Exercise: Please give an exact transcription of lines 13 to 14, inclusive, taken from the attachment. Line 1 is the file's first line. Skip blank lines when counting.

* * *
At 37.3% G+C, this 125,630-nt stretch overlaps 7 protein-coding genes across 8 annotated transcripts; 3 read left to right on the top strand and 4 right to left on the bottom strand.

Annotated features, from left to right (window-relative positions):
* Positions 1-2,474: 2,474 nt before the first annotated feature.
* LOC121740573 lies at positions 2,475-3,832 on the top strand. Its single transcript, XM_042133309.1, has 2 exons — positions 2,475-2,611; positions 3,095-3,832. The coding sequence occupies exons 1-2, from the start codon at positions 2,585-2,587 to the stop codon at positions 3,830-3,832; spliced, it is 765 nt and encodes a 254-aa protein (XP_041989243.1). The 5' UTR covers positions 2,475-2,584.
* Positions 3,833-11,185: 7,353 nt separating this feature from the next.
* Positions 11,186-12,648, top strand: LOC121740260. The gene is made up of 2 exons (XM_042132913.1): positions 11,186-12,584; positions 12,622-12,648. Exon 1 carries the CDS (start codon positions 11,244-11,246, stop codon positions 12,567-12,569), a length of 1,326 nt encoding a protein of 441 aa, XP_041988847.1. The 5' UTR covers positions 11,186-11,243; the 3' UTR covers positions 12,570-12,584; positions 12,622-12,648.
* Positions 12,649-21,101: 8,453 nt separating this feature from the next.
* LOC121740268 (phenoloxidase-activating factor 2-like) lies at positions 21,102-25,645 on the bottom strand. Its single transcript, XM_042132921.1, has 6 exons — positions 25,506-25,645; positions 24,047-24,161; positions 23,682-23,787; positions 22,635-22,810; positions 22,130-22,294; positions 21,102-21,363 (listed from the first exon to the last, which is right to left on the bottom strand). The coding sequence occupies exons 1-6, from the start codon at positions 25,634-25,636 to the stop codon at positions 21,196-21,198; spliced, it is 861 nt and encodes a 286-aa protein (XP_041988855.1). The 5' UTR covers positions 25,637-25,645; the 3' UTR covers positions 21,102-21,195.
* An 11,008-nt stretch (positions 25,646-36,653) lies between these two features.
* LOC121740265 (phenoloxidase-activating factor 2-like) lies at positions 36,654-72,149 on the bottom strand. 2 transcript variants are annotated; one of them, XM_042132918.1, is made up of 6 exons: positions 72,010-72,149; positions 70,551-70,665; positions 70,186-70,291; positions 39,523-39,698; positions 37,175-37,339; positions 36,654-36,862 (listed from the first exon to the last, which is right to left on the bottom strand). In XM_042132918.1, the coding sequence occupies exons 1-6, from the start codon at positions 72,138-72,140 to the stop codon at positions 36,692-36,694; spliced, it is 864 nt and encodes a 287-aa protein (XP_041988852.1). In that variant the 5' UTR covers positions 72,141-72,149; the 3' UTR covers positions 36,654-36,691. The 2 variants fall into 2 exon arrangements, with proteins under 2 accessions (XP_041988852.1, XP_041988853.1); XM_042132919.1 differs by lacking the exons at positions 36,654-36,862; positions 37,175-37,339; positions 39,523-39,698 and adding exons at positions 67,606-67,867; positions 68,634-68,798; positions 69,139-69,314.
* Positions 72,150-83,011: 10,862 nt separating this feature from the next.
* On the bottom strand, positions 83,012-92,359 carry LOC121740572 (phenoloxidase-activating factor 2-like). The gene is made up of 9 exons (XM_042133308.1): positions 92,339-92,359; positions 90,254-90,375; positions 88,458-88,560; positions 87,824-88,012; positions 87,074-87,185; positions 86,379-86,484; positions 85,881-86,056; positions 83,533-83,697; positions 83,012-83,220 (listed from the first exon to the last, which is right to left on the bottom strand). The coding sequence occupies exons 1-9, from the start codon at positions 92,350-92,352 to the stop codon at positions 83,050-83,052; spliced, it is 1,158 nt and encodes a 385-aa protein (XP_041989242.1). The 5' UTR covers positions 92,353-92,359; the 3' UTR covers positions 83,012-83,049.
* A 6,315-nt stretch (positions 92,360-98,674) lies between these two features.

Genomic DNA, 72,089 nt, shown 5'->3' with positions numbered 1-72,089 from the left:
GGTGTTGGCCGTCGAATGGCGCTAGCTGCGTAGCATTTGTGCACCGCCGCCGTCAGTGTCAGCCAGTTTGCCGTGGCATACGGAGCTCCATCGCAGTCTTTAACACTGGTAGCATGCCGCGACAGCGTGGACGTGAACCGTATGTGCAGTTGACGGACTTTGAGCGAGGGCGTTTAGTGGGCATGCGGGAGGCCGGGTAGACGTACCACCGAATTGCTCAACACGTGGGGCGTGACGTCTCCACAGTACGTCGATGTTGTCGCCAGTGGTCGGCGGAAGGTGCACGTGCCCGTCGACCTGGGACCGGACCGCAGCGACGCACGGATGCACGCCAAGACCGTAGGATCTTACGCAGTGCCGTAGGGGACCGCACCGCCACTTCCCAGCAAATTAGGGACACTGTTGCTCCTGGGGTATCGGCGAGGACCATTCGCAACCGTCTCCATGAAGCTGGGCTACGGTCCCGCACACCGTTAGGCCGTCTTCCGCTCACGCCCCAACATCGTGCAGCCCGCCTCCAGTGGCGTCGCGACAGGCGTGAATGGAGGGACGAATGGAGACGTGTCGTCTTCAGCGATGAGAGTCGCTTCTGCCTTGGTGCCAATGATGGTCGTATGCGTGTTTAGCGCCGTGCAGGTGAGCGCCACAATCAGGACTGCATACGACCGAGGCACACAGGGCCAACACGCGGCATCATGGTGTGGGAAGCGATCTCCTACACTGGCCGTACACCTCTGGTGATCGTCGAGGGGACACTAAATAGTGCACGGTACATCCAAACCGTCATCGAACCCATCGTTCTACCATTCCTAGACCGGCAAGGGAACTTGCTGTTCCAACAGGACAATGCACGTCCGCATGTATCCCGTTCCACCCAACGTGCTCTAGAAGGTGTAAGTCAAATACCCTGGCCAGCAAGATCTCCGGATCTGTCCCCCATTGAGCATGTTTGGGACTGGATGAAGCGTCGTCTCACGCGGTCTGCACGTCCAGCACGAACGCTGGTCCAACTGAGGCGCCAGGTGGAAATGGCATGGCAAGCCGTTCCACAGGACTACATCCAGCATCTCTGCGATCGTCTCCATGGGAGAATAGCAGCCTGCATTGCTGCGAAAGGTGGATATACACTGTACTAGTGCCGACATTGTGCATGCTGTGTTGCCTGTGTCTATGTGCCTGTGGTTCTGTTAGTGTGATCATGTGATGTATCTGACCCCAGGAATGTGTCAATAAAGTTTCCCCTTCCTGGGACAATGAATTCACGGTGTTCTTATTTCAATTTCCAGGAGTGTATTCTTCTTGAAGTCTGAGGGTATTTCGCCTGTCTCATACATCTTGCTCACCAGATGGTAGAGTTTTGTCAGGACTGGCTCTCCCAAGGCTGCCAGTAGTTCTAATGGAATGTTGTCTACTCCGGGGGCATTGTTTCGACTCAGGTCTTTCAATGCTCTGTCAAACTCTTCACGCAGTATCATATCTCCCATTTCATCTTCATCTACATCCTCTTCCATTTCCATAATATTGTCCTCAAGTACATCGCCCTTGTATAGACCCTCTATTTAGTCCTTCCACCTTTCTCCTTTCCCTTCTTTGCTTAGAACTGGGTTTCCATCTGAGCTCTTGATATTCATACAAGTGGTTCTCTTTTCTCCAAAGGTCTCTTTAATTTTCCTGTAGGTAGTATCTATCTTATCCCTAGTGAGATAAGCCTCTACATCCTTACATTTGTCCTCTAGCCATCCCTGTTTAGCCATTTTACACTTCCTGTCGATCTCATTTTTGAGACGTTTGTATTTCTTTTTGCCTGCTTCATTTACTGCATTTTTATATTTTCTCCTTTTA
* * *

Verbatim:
* A 6,315-nt stretch (positions 92,360-98,674) lies between these two features.

Genomic DNA, 72,089 nt, shown 5'->3' with positions numbered 1-72,089 from the left: